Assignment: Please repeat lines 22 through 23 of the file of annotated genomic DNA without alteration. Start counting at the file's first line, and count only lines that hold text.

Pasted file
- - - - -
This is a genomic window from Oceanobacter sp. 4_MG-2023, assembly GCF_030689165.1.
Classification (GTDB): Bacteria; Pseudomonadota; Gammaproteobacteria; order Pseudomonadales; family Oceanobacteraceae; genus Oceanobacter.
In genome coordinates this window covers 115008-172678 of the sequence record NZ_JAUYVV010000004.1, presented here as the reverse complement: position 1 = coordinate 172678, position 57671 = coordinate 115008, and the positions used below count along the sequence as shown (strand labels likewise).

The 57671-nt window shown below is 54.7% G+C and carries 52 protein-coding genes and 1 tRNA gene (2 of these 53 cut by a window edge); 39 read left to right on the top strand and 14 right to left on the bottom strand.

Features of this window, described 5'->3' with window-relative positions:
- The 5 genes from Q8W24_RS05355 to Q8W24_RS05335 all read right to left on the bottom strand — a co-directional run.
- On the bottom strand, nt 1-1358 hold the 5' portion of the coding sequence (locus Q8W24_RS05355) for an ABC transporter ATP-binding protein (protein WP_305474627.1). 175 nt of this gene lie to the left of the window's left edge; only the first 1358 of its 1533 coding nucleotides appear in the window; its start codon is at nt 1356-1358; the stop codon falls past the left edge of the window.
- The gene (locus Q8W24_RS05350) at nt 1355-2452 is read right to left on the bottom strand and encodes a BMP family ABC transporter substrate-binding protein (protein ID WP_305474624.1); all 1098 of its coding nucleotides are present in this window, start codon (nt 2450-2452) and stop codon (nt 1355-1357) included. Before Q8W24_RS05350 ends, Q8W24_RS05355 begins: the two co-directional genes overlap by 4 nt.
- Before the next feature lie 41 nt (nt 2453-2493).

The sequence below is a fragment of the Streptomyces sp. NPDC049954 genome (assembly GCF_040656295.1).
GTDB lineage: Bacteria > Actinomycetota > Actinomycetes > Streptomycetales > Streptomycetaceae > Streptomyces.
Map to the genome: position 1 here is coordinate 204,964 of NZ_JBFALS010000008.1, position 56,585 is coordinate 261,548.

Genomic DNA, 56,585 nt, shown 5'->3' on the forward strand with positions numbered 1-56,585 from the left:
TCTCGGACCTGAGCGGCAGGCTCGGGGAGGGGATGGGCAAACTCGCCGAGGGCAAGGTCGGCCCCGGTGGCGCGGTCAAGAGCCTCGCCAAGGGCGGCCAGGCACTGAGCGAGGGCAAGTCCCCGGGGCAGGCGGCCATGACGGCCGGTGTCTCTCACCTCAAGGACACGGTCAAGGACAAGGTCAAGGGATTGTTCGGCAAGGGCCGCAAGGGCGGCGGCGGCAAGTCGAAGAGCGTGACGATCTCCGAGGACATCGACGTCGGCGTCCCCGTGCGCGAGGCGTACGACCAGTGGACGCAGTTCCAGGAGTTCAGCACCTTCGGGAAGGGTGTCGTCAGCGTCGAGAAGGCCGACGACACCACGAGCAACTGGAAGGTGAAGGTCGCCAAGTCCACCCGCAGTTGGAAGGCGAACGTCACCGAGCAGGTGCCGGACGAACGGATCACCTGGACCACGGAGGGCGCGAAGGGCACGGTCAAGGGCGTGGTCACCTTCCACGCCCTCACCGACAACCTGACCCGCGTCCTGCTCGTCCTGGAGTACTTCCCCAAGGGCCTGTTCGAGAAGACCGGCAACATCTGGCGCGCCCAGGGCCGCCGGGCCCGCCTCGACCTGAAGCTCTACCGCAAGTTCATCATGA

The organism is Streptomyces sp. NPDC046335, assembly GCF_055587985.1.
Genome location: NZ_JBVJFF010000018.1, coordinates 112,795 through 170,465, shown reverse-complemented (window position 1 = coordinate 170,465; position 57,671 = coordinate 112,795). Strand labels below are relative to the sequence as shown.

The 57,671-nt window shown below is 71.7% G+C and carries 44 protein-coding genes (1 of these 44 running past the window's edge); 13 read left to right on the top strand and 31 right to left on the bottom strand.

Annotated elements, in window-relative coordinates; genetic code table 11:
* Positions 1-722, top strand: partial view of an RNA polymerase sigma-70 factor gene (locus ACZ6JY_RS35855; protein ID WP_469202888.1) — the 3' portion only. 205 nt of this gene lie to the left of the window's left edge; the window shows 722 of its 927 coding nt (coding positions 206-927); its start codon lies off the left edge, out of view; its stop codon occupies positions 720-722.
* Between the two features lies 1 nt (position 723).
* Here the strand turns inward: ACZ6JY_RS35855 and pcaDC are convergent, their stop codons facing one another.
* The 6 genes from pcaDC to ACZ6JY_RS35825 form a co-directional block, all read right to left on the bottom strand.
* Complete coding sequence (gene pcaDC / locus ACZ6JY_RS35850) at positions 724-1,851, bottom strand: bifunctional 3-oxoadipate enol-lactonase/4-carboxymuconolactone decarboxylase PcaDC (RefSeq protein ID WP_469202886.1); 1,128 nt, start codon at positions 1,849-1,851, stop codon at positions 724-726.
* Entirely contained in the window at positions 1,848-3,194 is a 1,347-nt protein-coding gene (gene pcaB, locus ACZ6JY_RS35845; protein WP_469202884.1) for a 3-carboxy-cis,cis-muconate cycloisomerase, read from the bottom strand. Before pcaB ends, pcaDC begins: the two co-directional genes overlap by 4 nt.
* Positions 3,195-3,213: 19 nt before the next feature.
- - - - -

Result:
* The 6 genes from pcaDC to ACZ6JY_RS35825 form a co-directional block, all read right to left on the bottom strand.
* Complete coding sequence (gene pcaDC / locus ACZ6JY_RS35850) at positions 724-1,851, bottom strand: bifunctional 3-oxoadipate enol-lactonase/4-carboxymuconolactone decarboxylase PcaDC (RefSeq protein ID WP_469202886.1); 1,128 nt, start codon at positions 1,849-1,851, stop codon at positions 724-726.